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"You're Arrested...?"

What the Family Needs to Know

What the Family Can Do


(This booklet was prepared for people living in Illinois but contains information valuable to people everywhere)



When someone you love is arrested, the whole family is affected. This book is written to help you through the "system" of the legal process and, if necessary, through the transition to prison visiting.

You are not alone. Other families have survived this trauma. These families have now written portions of this book and contributed their opinions to the entire manual. Other writers are lawyers and people in prisoner and family ministry who gave their time to write because of their concern for you and their hope that this information will help and strengthen your family. You are not alone.

"I will never leave you or forsake you."
Hebrews 13:5 (NRSV)

How To Use This Book

After you have read this book, give it to a family who needs the information. The writers give their permission to print any portion or the entire book.

To Those Distributing This Book

The book may be distributed by the sheriff's department, public defenders, local clergy, or anyone who would have contact with the family of an arrested person.



Contributers... Rev. Dean Bottjen and
Calvary Lutheran Church in Watseka, Illinois for seed money
Central/So. Illinois Synod of Ev. Lutheran Church in America
Lutheran Correctional Ministries Ministries



Lisa Beaty
Larry Broeking
Rev. Robert Kramer
Larry Lauterjung
Deaconess Lori Wilbert
Family Committee Writers
Lutheran Social Services of Illinois Prisoner and Family Ministry Prisoner Family Support, Marion
Jane Otte

For additional copies, call or write any of the following

Central Illinois District, Lutheran Church, Missouri Synod
1850 W. Grand Ave, PO Box 7003
Springfield, IL 62791-7003
Contact person: Joel Cluver

Central/Southern Illinois Synod, Evangelical Lutheran Church in America
524 S. 5th Street
Springfield, IL 62701-1822
Contact person: Rev. John Kelley

Lutheran Social Services of Illinois
1001 E. Touhy, Suite 50
Des Plaines, IL 60018
Contact person: Jane Otte

Metropolitan Chicago Synod, Evangelical Lutheran Church in America
18 S. Michigan Ave., Room 605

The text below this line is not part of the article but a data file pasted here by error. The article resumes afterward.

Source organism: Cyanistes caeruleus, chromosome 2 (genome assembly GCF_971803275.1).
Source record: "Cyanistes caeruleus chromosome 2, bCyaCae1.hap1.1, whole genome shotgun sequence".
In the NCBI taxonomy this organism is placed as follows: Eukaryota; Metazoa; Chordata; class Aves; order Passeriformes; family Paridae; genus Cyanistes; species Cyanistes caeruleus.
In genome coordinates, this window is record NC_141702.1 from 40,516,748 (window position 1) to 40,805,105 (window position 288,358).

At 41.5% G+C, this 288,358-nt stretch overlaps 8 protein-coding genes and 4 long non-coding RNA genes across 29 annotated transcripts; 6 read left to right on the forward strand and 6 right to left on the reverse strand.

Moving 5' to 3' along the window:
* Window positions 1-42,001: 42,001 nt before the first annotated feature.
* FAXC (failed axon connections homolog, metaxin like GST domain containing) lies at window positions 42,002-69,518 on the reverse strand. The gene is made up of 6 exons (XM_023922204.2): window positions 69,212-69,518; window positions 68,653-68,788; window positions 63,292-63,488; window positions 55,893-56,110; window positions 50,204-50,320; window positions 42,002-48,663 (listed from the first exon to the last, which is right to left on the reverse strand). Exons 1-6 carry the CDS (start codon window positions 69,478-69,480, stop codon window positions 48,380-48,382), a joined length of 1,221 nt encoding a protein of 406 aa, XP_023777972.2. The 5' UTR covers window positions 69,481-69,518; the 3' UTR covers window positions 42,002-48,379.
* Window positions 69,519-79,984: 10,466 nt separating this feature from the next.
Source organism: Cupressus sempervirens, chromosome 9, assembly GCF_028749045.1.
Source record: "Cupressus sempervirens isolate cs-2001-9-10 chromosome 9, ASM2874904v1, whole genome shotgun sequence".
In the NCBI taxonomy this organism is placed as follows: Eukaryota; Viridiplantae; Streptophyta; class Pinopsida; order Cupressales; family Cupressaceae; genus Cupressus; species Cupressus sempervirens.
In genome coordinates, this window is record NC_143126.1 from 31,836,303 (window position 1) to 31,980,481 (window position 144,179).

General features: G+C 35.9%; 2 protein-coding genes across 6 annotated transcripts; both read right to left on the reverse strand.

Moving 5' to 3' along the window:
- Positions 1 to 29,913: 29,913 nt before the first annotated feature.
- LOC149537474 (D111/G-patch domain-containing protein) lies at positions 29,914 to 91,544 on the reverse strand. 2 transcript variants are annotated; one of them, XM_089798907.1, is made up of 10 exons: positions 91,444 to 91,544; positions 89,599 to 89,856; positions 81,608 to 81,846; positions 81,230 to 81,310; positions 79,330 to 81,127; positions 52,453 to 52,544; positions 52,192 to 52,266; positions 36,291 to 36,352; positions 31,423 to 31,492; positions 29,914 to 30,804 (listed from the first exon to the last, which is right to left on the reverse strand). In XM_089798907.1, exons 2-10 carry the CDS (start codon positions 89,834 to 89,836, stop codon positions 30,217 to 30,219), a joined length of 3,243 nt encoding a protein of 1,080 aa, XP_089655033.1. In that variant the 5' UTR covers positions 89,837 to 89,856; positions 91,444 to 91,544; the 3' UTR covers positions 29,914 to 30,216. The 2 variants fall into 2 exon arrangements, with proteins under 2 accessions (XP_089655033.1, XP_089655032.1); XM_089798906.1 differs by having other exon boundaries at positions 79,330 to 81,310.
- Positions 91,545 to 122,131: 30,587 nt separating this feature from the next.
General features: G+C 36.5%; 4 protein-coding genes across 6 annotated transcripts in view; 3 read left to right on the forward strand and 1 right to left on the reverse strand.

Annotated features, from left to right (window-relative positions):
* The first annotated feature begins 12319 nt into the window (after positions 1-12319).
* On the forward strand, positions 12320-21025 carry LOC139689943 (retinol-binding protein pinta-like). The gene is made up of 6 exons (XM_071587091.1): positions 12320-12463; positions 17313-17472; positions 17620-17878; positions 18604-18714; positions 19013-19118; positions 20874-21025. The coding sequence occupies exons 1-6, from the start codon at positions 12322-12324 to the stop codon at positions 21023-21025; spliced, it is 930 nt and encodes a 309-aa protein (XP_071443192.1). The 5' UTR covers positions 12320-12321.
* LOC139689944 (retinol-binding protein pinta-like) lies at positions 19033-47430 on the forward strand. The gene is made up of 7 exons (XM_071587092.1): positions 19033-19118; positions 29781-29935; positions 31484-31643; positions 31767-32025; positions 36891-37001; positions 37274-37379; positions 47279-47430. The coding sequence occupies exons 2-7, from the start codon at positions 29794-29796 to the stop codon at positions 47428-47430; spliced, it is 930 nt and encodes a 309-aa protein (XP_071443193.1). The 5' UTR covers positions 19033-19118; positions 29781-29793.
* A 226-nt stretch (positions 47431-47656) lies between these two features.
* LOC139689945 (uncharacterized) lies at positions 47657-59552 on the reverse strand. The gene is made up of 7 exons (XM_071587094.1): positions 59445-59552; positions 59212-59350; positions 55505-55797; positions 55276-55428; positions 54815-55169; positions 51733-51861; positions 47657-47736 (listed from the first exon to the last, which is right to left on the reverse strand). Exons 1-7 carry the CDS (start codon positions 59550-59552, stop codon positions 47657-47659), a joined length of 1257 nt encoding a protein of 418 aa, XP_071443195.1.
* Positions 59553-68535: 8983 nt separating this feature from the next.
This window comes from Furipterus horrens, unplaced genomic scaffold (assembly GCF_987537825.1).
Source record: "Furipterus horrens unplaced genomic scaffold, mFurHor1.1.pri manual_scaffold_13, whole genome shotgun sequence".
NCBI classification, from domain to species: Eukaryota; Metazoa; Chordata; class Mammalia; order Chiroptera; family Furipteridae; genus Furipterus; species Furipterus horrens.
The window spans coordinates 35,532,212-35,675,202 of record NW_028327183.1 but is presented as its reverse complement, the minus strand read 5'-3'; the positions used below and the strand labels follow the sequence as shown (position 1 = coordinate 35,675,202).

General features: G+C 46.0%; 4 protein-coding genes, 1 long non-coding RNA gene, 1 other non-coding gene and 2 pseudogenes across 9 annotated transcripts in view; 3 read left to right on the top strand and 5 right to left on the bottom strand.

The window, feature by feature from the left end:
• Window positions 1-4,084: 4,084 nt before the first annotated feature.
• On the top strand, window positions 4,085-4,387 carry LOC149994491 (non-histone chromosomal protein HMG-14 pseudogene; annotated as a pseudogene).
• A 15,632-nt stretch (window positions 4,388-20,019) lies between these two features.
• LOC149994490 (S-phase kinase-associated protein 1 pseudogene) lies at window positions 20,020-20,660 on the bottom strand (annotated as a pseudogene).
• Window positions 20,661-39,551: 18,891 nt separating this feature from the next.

Chicago, IL 60603-3283

Northern Illinois District
Lutheran Church, Missouri Synod
2301 S. Wolf Rd.
Hillside, IL 60162-2298
Contact person, Lori Wilbert

Northern Illinois Synod, Evangelical Lutheran Church in America
103 W. State Street
Rockford, IL 61101-1105
Contact person: Sandra J. Bland

Southern Illinois District
Lutheran Church, Missouri Synod
2408 Lebanon Ave.
Belleville, IL 62221
Contact person: Dan Roth

Table of Contents

Chapter 1 Arrest
1. First Police Contact
2. Miranda Warnings
3. What's Left Behind
4. Booking
5. Non-Felonies and Recog Bonds
6. Phone Calls

Chapter 2 Bail
1. Bail Versus Bond
2. Bail
3. Property Bond
4. Credit Cards
5. Assignment Of Bail
6. Felony Bail
7. Bail Determination Factors
8. Unusual Bail Options
9. Bail Restrictions
10. Bond Reductions
11. After Bond Release

Chapter 3 Courts
1. Family Involvement
2. Investigations
3. First Appearance And Public Defenders
4. Public Defender Or Private Counsel?
5. Public Defender Eligibility
6. Finding Private Counsel
7. Preliminary Hearing
8. Arraignment
9. Pre-Trial Motions
10. Negotiated Pleas
11. Trial
12. Sentencing

Chapter 4 Juvenile Court
1. Arrest
2. Detention Hearing
3. Unique Nature Of juvenile Courts
4. Legal Counsel
5. Juvenile Department Of Corrections
6. Role Of The Family

Chapter 5 What Happens Next?
1. Going To Reception And Classification Centers
2. Department Of Corrections
3. Hospitality Sites
4. Visiting At A Department Of Corrections Facility
5. Family Concerns
6. Visitation Check List
7. Searches Of Person And Car
8. Your Attitude Will Make A Difference
9. Taking Care Of Yourself
10. Spiritual - A Prayer
11. Financial
12. Visiting Expenses
13. Relationships And Prison

Chapter 6 Children And Prisons
1. Children's Concerns
2. Children And Visiting
3. Books And Booklets Available

Chapter 1 ARREST


Lawful arrests cannot begin with police officers simply choosing to hassle an innocent victim for no reason. Even an officer's suspicion of wrongdoing isn't enough for the police to stop a suspect, not even an articulatable suspicion (one based on more than a simple intuitive hunch, that can be explained in words) is enough. But combine an articulatable suspicion with reason, and you have all that is necessary to begin the arrest process. To stop or detain a suspect, the police must possess a reasonable articulatable suspicion that the arrestee has committed or is about to commit an unlawful act. If such a suspicion exists, next follows probable cause -- the confirmation of the suspicion, or the discovery of a criminal offense -- after the initial police contact.

If time permits, the wise officer will appear before a judge to explain his opinions regarding reasonable suspicion and probable cause to obtain an arrest or search warrant. But such warrants are not necessary in all circumstances and are not sought when the police fear that evidence, or a criminal, might vanish if time is taken to obtain a warrant.

Whether arrested by probable cause or by warrant, the next step is the beginning of police custody -- the point at which the arrestee's freedom is taken into the hands of the arresting officer and law enforcement agency. He will be handcuffed, placed alone in the back seat of a squad car, and transported to jail. It is important to understand that even during an illegal arrest, it is unlawful to disobey the arresting officer. Immediately upon his arrest, Miranda warnings are usually given.